5. The process as defined in claim 3 in which the step of heating the prealloyed powder is performed to further minimize agglomeration of the metallic lead constituents therein.
6. The process as defined in claim 3 in which the step of reheating the compacted said layer is performed for a period of about 3 to 5 minutes at said temperature of about 1450 to 1600 F. and for a total heat period of no more than about 10 minutes.
7. The process as defined in claim 3 in which the step of reheating the compacted said layer is performed at a temperature of about 1500 F.
8. The process as defined in claim 3 in which the step of cooling the composite strip is performed by passing said composite strip through a molten metallic bath containing lead.
9. The process as defined in claim 3 including the further step of subjecting the cooled composite strip to a second compaction at a temperature below about 800 F.
10. The process as defined in claim 9 in which said second compaction is performed at a temperature of about 300 to 450 F.
11. The process as defined in claim 9 in which said second compaction is performed by roll compaction.
12. The process as defined in claim 3 in which said metal plating composed predominantly of nickel is applied at an average thickness of at least about 40 millionths of an inch and generally less than about 100 millionths of an inch.
13. The process as defined in claim 3 in which said metal plating is applied at an average thickness of at least about 60 millionths of an inch.
14. The process as defined in claim 3 in which said metal plating comprises substantially pure nickel.
15. The process as defined in claim 3 in which said prealloyed powder contains about 8 to 35 percent lead, up to about 10 percent tin and the balance essentially copper.
16. The process as defined in claim 3 in which said prealloyed powder contains about 13 to 16 percent lead, about 3 to 4 percent tin and the balance essentially copper.
17. The process as defined in claim 3 in which said prealloyed powder is of an average particle size less than about 147 microns.
18. The process as defined in claim 3 in which said prealloyed powder is of an average particle size less than about 147 microns with about 50 percent thereof of a particle size less than about 44 microns.
19. A composite bearing material produced by the process as defined by claim 3.
20. A process for making a composite bearing material comprising a steel backing strip having a leaded-bronze bearing lining tenaciously bonded to at least one face thereof which comprises the steps of:
providing a steel backing strip,
depositing a metal plating composed predominantly of nickel to at least one face of said backing strip at an average thickness of at least about 40 millionths of an inch and generally less than about 100 millionths of an inch,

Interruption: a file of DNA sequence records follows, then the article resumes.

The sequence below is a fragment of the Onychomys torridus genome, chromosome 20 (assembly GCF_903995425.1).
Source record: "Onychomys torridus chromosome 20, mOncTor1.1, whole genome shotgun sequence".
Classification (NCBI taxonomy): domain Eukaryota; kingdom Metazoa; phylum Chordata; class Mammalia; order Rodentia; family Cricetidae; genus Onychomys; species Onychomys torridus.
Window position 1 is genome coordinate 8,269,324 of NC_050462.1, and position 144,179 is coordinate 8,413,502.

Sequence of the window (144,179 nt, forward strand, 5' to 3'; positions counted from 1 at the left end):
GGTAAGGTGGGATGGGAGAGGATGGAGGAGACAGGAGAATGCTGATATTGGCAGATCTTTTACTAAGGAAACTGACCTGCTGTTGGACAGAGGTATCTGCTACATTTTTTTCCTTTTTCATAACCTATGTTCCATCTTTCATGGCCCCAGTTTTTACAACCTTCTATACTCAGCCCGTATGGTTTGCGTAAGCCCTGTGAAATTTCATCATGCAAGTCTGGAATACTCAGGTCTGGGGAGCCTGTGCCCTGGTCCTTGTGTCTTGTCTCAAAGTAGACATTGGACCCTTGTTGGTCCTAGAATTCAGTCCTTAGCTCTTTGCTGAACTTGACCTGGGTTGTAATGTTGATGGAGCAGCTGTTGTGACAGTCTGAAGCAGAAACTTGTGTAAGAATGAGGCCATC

depositing a layer of a prealloyed leaded-bronze powder atop said metal plating, said prealloyed powder containing about 8 to 35 percent lead, up to about 10 percent tin and the balance essentially copper,
heating the prealloyed powder layer and said backing strip to a temperature of about 1450 to 1600 F. in a non-oxidizing atmosphere and holding said prealloyed powder layer and backing strip at said temperature for a period of time of about 3 to 5 minutes to effect a liquid phase sintering of the prealloyed powder and the formation of a bond between said prealloyed powder layer and said face of said backing strip, cooling said prealloyed powder layer and backing strip to a temperature below about 300 F.,
compacting the cooled said prealloyed powder layer to effect a substantially complete densification of said prealloyed powder layer,
reheating the compacted said prealloyed powder layer and backing strip to a temperature of about 1450 to 1600 F. and for a total reheat period of no more than about 10 minutes to effect a further improvement in the physical properties of the compacted said prealloyed powder layer and an increase in the strength of said bond between the compacted said prealloyed powder layer and said face of said backing strip, and thereafter,
cooling the composite strip of prealloyed powder layer and backing strip in a protective environment to a temperature below about 800 F.,
whereby the lead particles finally formed are of an average size less than about 8 microns and are uniformly distributed throughout said prealloyed powder layer in an amount of approximately 2000-3100 particles per square millimeter.
21. The process as defined in claim 20 in which said prealloyed powder is of an average particle size less than about 147 microns in diameter with about 50 percent thereof of a particle size less than about 44 microns in diameter and said prealloyed powder having a generally spherical particle shape and each particle being of substantially uniform alloy composition with all other particles of said prealloyed powder and being applied to said backing strip as a layer about 0.020-0.070 inches thick.
Description
CROSS-REFERENCE TO RELATED APPLICATION